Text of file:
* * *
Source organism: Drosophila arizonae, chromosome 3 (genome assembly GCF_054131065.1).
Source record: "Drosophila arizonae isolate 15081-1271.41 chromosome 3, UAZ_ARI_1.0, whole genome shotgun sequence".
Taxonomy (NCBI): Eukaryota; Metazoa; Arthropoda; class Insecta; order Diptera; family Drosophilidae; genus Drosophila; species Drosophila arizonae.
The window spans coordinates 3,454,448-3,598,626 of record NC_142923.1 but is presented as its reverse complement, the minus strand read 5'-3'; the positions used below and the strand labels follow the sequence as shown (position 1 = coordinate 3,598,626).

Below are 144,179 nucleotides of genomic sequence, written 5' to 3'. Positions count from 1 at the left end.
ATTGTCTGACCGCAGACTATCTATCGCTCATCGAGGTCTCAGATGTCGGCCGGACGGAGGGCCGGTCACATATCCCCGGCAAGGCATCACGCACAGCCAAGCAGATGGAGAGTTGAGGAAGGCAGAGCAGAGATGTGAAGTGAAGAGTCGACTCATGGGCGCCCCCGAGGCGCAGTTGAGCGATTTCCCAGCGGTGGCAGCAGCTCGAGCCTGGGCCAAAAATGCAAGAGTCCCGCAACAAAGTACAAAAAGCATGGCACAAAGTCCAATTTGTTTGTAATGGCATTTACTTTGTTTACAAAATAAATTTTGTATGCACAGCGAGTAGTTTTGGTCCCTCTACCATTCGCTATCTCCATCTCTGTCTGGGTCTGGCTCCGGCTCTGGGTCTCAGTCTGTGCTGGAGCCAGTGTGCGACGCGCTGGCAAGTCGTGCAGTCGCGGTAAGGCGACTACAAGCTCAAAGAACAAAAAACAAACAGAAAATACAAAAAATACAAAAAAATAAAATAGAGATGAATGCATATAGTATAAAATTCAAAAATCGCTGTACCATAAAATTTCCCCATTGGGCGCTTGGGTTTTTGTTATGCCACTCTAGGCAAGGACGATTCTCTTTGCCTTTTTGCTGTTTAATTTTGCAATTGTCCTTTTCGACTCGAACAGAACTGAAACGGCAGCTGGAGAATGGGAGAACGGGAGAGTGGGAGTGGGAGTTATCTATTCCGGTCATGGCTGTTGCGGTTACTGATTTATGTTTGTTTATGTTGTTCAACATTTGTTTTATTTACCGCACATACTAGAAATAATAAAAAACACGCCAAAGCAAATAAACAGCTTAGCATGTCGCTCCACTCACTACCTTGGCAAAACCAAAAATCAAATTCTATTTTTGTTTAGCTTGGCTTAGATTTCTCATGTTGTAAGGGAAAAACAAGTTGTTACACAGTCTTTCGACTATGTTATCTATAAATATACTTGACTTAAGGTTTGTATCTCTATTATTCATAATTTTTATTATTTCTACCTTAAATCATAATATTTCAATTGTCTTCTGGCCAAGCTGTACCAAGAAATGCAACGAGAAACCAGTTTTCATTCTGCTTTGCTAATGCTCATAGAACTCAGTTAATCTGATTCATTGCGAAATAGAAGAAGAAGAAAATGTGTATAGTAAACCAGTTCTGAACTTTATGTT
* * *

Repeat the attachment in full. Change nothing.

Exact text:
Source organism: Drosophila arizonae, chromosome 3 (genome assembly GCF_054131065.1).
Source record: "Drosophila arizonae isolate 15081-1271.41 chromosome 3, UAZ_ARI_1.0, whole genome shotgun sequence".
Taxonomy (NCBI): Eukaryota; Metazoa; Arthropoda; class Insecta; order Diptera; family Drosophilidae; genus Drosophila; species Drosophila arizonae.
The window spans coordinates 3,454,448-3,598,626 of record NC_142923.1 but is presented as its reverse complement, the minus strand read 5'-3'; the positions used below and the strand labels follow the sequence as shown (position 1 = coordinate 3,598,626).

Below are 144,179 nucleotides of genomic sequence, written 5' to 3'. Positions count from 1 at the left end.
ATTGTCTGACCGCAGACTATCTATCGCTCATCGAGGTCTCAGATGTCGGCCGGACGGAGGGCCGGTCACATATCCCCGGCAAGGCATCACGCACAGCCAAGCAGATGGAGAGTTGAGGAAGGCAGAGCAGAGATGTGAAGTGAAGAGTCGACTCATGGGCGCCCCCGAGGCGCAGTTGAGCGATTTCCCAGCGGTGGCAGCAGCTCGAGCCTGGGCCAAAAATGCAAGAGTCCCGCAACAAAGTACAAAAAGCATGGCACAAAGTCCAATTTGTTTGTAATGGCATTTACTTTGTTTACAAAATAAATTTTGTATGCACAGCGAGTAGTTTTGGTCCCTCTACCATTCGCTATCTCCATCTCTGTCTGGGTCTGGCTCCGGCTCTGGGTCTCAGTCTGTGCTGGAGCCAGTGTGCGACGCGCTGGCAAGTCGTGCAGTCGCGGTAAGGCGACTACAAGCTCAAAGAACAAAAAACAAACAGAAAATACAAAAAATACAAAAAAATAAAATAGAGATGAATGCATATAGTATAAAATTCAAAAATCGCTGTACCATAAAATTTCCCCATTGGGCGCTTGGGTTTTTGTTATGCCACTCTAGGCAAGGACGATTCTCTTTGCCTTTTTGCTGTTTAATTTTGCAATTGTCCTTTTCGACTCGAACAGAACTGAAACGGCAGCTGGAGAATGGGAGAACGGGAGAGTGGGAGTGGGAGTTATCTATTCCGGTCATGGCTGTTGCGGTTACTGATTTATGTTTGTTTATGTTGTTCAACATTTGTTTTATTTACCGCACATACTAGAAATAATAAAAAACACGCCAAAGCAAATAAACAGCTTAGCATGTCGCTCCACTCACTACCTTGGCAAAACCAAAAATCAAATTCTATTTTTGTTTAGCTTGGCTTAGATTTCTCATGTTGTAAGGGAAAAACAAGTTGTTACACAGTCTTTCGACTATGTTATCTATAAATATACTTGACTTAAGGTTTGTATCTCTATTATTCATAATTTTTATTATTTCTACCTTAAATCATAATATTTCAATTGTCTTCTGGCCAAGCTGTACCAAGAAATGCAACGAGAAACCAGTTTTCATTCTGCTTTGCTAATGCTCATAGAACTCAGTTAATCTGATTCATTGCGAAATAGAAGAAGAAGAAAATGTGTATAGTAAACCAGTTCTGAACTTTATGTT